Seyfarth Synopsis:  On December 5, 2018, the New Jersey State Assembly introduced legislation aimed at gradually increasing the minimum wage in New Jersey up to $15.00 an hour over the next five years.  The Bill was soon approved by both houses of the Legislature on January 31, 2019. On February 4, 2019, Governor Phil Murphy signed the Bill into law, amending the existing Minimum Wage laws and thrusting New Jersey into the scene of a larger national movement aimed at increasing the minimum wage for non-exempt workers to $15 an hour.

Last month, New Jersey State Assembly Speaker Craig Coughlin introduced a Bill seeking to increase the minimum wage to $15.00 per hour by 2024 for most employees working in the State of New Jersey. The Bill, as signed by the Governor, amends and supplements the New Jersey State Wage and Hour Law.  In a statement, Speaker Coughlin praised the bill: "This bill addresses the issue of helping New Jersey's working poor be better able to afford living in the State while taking into consideration the concerns of the State's valued small business community."

The newly amended law is one of a number of initiatives being undertaken by the Democrat legislature and Democrat Governor to address their perceived need to establish a much higher floor of workplace minimums and protections for all New Jersey workers.

The new requirements are best captured in a simple chart, with explanatory comments to follow:

The legislation establishes a "training wage", such that "beginning on January 1, 2020, workers enrolled in a qualified training program would begin to be paid a "training wage" equal to at least 90 percent of the minimum wage at the time, for up to the employee's first 120 hours.  Importantly, this rate may only be used where the employer utilizes "an established employer on the job or other training program" meeting certain standards, where the trainee does not displace another employee, and where it is the employer's intent at the time of hire to retain the employee beyond the training period.

"Seasonal Employment" under the new legislation is defined as employment by an employer that is a Seasonal Employer or employment by a non-profit or government entity of an individual who is not employed by that employer outside of the period of May 1 and ending September 1, or employment by a governmental entity in a  recreational program or service between May 1 and September 30.  A Seasonal Employer is an employer who exclusively provides its services for not more than 10 weeks during June, July, August and September, or an employer for which, during the immediately previous calendar year, "not less than two thirds of the employer's gross receipts were received in a continuous period of not more than sixteen weeks" or an employer "for which not less than 75 percent of the wages paid by the employer during the immediately preceding year were paid for work performed during a single calendar quarter."

A small employer is defined as "an employer that employed less than six employees for every working day during a majority of the calendar year."  

The lower agricultural or farm rate is limited to employees who work on an hourly or piece rate on a farm.

The legislation provides that full-time students who are employed by their college or university at which they are enrolled are entitled to a wage equaling at least 85% of the effective applicable minimum wage rate for that year.  The law, however, specifically exempts from its scope: part-time in-home babysitters, persons under 18 working without a vocational certification, outside salesman, automobile salesman, and non-profit or religious volunteers participating in county or agricultural fairs.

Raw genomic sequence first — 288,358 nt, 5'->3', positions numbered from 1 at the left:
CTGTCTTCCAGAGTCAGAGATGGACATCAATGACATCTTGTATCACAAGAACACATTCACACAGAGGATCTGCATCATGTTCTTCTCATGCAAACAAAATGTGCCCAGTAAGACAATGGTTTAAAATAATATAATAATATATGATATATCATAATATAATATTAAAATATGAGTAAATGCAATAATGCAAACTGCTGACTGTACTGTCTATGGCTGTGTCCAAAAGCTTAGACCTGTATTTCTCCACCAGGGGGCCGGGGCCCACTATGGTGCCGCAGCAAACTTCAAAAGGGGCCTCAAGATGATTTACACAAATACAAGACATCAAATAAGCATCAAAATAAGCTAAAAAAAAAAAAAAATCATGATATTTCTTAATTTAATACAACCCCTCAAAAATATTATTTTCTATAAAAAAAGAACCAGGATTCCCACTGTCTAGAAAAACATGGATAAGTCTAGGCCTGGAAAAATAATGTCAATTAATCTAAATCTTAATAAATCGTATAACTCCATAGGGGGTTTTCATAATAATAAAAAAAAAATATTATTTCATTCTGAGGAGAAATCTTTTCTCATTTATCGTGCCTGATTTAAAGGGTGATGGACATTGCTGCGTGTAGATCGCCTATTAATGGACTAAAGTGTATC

New Jersey's current minimum wage rate increased to $8.85 as of January 1, 2019, which arose from from a 2013 constitutional amendment that raised the rate from $7.25 to $8.25, to be raised thereafter according to inflation.  The new requirements were promoted as providing for a "gradual increase" in minimums, although many employers are reluctant to describe it that way. 

In August 2016, former New Jersey Governor Chris Christie vetoed a similar bill which would have increased the State's minimum wage to $10.10 an hour, and up to $15 an hour over five years. Senate Bill 15 had passed the Senate 21-18 and the Assembly 42-31 but was vetoed by the Republican Governor at the time.

The new Bill, now law, comes as no surprise given that Democrats in New Jersey have long fought for a higher minimum wage in the State. Many New Jersians have been expecting such a bill coming off the heels of Governor Murphy's election in 2017. Murphy had campaigned for Governor on the promise that he would push for a higher minimum wage.

This Bill swiftly made its way through the State Legislature, and was sent to Governor Phil Murphy for his signature last week.  The law is written to take effect immediately, but the increases will be phased in under the timeline outlined in the legislation and described above.

Employers in New Jersey should be on alert given these impending and inevitable wage increases, and should be reviewing their wage practices for compliance in advance of the first phase-in date for the increases, scheduled for July 1, 2019.

The content of this article is intended to provide a general guide to the subject matter. Specialist advice should be sought about your specific circumstances.